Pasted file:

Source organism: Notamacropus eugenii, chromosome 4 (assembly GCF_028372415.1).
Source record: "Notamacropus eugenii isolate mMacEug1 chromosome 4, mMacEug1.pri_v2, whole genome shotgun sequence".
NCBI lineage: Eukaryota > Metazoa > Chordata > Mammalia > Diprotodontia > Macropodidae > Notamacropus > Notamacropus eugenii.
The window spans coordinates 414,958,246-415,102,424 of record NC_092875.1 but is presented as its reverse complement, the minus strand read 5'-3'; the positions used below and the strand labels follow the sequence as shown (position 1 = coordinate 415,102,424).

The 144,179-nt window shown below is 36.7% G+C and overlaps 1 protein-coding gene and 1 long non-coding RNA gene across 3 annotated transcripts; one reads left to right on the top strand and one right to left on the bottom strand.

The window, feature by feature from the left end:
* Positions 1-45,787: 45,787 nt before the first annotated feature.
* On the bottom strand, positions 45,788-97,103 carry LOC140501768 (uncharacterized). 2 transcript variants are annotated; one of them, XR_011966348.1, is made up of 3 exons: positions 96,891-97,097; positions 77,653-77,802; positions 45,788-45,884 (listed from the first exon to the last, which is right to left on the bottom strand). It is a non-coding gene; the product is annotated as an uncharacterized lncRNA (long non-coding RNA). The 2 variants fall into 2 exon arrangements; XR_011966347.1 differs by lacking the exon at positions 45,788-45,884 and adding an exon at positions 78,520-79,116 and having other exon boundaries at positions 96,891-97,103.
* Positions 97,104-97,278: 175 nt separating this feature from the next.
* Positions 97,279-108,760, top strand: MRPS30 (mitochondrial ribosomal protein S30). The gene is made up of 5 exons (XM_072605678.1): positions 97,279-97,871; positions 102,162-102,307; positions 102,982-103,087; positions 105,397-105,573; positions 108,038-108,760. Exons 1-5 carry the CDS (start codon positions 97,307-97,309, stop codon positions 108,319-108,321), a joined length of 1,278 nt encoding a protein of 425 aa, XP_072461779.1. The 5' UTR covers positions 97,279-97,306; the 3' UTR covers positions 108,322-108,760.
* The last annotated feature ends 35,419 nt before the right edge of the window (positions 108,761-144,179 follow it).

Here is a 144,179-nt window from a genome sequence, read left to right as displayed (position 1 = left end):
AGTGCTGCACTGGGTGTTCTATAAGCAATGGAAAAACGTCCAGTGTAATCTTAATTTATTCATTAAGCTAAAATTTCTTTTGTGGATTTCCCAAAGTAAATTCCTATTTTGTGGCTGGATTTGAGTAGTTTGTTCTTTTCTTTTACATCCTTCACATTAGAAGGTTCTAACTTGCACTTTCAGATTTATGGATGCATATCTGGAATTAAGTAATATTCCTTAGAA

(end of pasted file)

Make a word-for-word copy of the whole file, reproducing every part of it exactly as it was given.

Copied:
Source organism: Notamacropus eugenii, chromosome 4 (assembly GCF_028372415.1).
Source record: "Notamacropus eugenii isolate mMacEug1 chromosome 4, mMacEug1.pri_v2, whole genome shotgun sequence".
NCBI lineage: Eukaryota > Metazoa > Chordata > Mammalia > Diprotodontia > Macropodidae > Notamacropus > Notamacropus eugenii.
The window spans coordinates 414,958,246-415,102,424 of record NC_092875.1 but is presented as its reverse complement, the minus strand read 5'-3'; the positions used below and the strand labels follow the sequence as shown (position 1 = coordinate 415,102,424).

The 144,179-nt window shown below is 36.7% G+C and overlaps 1 protein-coding gene and 1 long non-coding RNA gene across 3 annotated transcripts; one reads left to right on the top strand and one right to left on the bottom strand.

The window, feature by feature from the left end:
* Positions 1-45,787: 45,787 nt before the first annotated feature.
* On the bottom strand, positions 45,788-97,103 carry LOC140501768 (uncharacterized). 2 transcript variants are annotated; one of them, XR_011966348.1, is made up of 3 exons: positions 96,891-97,097; positions 77,653-77,802; positions 45,788-45,884 (listed from the first exon to the last, which is right to left on the bottom strand). It is a non-coding gene; the product is annotated as an uncharacterized lncRNA (long non-coding RNA). The 2 variants fall into 2 exon arrangements; XR_011966347.1 differs by lacking the exon at positions 45,788-45,884 and adding an exon at positions 78,520-79,116 and having other exon boundaries at positions 96,891-97,103.
* Positions 97,104-97,278: 175 nt separating this feature from the next.
* Positions 97,279-108,760, top strand: MRPS30 (mitochondrial ribosomal protein S30). The gene is made up of 5 exons (XM_072605678.1): positions 97,279-97,871; positions 102,162-102,307; positions 102,982-103,087; positions 105,397-105,573; positions 108,038-108,760. Exons 1-5 carry the CDS (start codon positions 97,307-97,309, stop codon positions 108,319-108,321), a joined length of 1,278 nt encoding a protein of 425 aa, XP_072461779.1. The 5' UTR covers positions 97,279-97,306; the 3' UTR covers positions 108,322-108,760.
* The last annotated feature ends 35,419 nt before the right edge of the window (positions 108,761-144,179 follow it).

Here is a 144,179-nt window from a genome sequence, read left to right as displayed (position 1 = left end):
AGTGCTGCACTGGGTGTTCTATAAGCAATGGAAAAACGTCCAGTGTAATCTTAATTTATTCATTAAGCTAAAATTTCTTTTGTGGATTTCCCAAAGTAAATTCCTATTTTGTGGCTGGATTTGAGTAGTTTGTTCTTTTCTTTTACATCCTTCACATTAGAAGGTTCTAACTTGCACTTTCAGATTTATGGATGCATATCTGGAATTAAGTAATATTCCTTAGAA